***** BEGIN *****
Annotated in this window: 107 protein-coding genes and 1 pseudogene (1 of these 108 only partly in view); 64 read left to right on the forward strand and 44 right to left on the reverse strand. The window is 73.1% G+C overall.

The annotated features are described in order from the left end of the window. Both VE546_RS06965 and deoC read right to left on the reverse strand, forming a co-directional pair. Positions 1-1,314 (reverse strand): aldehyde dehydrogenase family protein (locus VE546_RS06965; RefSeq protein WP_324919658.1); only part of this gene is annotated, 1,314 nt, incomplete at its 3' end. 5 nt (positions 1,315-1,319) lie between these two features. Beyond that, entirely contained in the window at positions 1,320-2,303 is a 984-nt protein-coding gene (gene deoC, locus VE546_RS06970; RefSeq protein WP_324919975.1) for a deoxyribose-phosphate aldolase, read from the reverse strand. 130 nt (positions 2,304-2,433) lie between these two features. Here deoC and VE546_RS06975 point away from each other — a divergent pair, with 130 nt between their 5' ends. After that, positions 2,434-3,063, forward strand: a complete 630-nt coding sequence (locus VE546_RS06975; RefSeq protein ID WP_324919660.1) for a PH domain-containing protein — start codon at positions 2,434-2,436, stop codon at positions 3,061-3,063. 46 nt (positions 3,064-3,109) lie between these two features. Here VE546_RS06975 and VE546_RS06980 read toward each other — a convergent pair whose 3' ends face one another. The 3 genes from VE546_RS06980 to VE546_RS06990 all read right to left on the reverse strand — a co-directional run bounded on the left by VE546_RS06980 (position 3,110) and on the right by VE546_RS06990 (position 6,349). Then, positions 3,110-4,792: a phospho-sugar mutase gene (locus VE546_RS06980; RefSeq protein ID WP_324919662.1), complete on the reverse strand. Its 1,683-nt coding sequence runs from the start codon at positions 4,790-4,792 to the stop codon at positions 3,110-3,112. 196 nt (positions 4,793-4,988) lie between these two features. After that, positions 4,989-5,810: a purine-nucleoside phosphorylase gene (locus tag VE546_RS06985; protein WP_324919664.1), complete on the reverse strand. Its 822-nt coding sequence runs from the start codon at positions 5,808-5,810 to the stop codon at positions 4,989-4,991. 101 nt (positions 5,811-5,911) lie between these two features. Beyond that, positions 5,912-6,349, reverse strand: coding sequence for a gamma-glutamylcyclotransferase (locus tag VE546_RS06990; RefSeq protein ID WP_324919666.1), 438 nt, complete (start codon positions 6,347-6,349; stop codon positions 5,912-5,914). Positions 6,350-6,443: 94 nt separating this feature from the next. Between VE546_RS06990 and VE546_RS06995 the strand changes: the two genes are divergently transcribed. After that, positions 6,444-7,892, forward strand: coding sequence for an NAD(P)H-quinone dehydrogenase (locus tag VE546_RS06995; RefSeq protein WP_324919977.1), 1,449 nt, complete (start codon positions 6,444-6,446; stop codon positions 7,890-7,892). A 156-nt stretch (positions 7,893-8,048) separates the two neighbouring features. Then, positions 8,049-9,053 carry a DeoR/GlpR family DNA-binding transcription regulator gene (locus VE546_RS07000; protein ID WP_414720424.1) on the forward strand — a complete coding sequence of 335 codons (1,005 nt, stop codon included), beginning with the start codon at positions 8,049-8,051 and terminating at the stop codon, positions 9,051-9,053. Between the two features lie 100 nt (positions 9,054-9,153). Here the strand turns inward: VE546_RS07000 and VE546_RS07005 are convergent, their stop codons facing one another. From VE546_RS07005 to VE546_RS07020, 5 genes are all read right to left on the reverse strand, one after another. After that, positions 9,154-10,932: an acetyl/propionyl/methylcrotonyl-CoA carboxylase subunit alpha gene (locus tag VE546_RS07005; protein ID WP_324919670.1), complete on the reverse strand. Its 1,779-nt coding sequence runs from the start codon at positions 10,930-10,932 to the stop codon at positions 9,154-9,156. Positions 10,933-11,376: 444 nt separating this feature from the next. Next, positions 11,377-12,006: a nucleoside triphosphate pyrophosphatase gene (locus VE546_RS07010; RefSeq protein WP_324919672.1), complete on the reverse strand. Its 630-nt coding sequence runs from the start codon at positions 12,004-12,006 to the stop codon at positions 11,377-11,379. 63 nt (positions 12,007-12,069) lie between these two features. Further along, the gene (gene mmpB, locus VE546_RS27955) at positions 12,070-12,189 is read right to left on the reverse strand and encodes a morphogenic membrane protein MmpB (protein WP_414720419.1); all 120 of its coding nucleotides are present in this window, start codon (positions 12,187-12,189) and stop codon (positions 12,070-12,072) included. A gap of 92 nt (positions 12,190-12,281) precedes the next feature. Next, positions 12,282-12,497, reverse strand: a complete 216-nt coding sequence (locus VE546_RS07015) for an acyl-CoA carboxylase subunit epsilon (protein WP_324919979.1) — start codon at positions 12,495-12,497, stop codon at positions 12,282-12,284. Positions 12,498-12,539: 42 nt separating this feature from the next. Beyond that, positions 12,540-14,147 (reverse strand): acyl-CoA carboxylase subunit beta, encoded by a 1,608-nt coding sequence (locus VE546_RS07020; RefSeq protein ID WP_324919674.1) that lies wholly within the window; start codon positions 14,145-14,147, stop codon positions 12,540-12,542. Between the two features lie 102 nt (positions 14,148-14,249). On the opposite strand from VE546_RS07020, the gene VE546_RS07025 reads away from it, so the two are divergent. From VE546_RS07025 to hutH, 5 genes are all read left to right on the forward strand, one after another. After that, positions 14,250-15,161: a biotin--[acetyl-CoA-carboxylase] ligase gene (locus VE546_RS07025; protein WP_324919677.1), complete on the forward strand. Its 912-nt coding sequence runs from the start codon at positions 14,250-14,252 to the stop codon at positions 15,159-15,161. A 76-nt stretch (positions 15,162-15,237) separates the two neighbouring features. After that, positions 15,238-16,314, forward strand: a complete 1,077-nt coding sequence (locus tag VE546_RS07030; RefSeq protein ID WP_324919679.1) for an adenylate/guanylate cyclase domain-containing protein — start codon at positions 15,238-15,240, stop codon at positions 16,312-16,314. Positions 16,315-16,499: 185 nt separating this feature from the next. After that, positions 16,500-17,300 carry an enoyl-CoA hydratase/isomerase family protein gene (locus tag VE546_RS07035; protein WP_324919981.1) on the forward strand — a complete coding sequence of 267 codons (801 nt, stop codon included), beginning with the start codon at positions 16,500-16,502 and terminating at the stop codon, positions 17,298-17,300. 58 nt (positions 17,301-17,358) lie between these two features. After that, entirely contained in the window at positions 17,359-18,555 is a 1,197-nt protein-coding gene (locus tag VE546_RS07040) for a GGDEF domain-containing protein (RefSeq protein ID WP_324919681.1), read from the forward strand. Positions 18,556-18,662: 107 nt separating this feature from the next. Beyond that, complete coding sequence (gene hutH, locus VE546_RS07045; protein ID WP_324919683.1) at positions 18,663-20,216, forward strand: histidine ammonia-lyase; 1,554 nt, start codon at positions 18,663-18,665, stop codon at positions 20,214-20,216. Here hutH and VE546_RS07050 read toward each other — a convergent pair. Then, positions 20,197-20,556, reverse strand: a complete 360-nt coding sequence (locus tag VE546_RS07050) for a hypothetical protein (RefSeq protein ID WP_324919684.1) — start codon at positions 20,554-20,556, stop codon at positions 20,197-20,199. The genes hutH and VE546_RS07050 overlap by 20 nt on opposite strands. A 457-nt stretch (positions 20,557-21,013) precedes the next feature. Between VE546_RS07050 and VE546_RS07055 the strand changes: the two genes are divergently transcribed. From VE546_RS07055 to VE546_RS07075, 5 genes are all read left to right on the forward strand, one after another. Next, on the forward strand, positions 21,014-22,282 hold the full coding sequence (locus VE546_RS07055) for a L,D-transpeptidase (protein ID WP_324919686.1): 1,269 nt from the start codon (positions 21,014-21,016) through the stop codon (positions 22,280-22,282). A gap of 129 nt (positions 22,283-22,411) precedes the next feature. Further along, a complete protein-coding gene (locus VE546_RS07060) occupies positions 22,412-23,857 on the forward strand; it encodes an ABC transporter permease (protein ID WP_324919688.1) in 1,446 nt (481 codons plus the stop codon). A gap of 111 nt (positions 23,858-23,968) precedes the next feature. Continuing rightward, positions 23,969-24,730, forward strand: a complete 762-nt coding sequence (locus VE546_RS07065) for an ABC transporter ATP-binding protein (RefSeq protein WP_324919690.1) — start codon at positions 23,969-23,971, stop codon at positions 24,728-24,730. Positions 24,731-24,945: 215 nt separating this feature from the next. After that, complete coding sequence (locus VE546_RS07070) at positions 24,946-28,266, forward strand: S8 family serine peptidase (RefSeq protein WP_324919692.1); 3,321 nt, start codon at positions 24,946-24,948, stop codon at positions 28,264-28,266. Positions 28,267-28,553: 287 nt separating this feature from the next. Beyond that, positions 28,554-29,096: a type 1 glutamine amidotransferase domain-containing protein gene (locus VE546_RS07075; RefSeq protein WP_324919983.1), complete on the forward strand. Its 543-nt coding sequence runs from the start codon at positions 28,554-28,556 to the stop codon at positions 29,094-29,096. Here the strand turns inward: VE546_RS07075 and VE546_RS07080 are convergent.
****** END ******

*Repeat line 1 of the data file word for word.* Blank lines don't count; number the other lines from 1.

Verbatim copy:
Annotated in this window: 107 protein-coding genes and 1 pseudogene (1 of these 108 only partly in view); 64 read left to right on the forward strand and 44 right to left on the reverse strand. The window is 73.1% G+C overall.